When completing the article entitled, A Benedictine with Franciscan Roots, I ended by saying that I also needed to give some women credit for sustaining my vocation while I was in elementary school. And so I will now give voice to the story of the religious women who were so very important in forming me in a spiritual way and perhaps providing me with the necessary material to form a very pleasant image of God.
While I am old enough to be still a part of the long tradition of education in one-room-school houses of rural Nebraska, that was only one year for me—my kindergarten year.
And although I would have to count that year as a very good one as well, immediately after that I was sent to a new Catholic elementary school in Albion, Nebraska—St. Michael’s.
The parishioners of St. Michael’s were very proud to open the doors of the elementary school when I was a first grader, along with the religious women who would staff the school—the Benedictine Sisters of Sacred Heart Monastery in Yankton, South Dakota. It happened the fall of 1955.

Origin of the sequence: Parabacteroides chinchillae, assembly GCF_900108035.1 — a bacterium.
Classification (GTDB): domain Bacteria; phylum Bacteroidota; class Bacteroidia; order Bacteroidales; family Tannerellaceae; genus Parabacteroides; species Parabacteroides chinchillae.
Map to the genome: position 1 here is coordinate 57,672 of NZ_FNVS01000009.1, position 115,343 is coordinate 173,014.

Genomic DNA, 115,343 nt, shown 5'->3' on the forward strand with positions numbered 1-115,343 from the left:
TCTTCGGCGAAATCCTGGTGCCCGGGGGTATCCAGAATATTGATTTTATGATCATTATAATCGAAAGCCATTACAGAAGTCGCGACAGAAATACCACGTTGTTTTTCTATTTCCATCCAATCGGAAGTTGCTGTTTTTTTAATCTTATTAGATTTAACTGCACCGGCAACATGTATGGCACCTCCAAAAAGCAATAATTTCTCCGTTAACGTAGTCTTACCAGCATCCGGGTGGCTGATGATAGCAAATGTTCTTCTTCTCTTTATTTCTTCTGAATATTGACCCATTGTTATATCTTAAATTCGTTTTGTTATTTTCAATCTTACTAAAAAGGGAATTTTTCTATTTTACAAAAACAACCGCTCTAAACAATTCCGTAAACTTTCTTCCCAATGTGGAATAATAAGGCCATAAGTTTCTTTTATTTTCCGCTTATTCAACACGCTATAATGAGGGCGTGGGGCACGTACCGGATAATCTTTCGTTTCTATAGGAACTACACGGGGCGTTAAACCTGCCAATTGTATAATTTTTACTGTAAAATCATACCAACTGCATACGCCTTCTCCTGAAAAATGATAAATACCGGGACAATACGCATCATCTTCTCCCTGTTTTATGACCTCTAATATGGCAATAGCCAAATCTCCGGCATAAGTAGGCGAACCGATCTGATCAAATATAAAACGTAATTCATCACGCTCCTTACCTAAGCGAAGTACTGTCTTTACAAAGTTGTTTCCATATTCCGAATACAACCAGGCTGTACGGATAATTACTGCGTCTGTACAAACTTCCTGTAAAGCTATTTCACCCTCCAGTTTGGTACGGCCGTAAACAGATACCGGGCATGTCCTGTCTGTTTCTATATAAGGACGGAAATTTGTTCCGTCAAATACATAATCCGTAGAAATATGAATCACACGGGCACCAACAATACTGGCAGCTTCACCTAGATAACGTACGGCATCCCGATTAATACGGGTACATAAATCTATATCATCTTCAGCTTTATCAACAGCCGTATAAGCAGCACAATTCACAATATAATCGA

In my time there at St. Michael’s, I was blessed to have several religious women teach me, actually three of them. Sr. Adelaide Yeoman, Mathias Eich and Sr. Leonilla Mock.
Sr. Adelaide was the teacher of the first and second graders. I had her for two years of my elementary years. My memory of her is that she was very young and a very pretty woman—from what I could surmise of her looks in a full habit—only her face was exposed for anyone to see.
My memory of this religious woman was kindness, compassion and tenderness. For me she was the prefect person to be teaching young children. She used to select a student’s papers and post them on the bulletin board as examples of good handwriting or simply good work. I remember my papers being selected at times to be posted and it gave me confidence and spurred me on to do even better.
Then when it was time to move on to the next classroom the third and fourth grade classroom, I was introduced to Sr. Mathias Eich. Sr. Mathias was an older woman, but not less enthusiastic nor less compassionate. Yes, she could keep discipline, but she was able to do so because she drew respect from her students.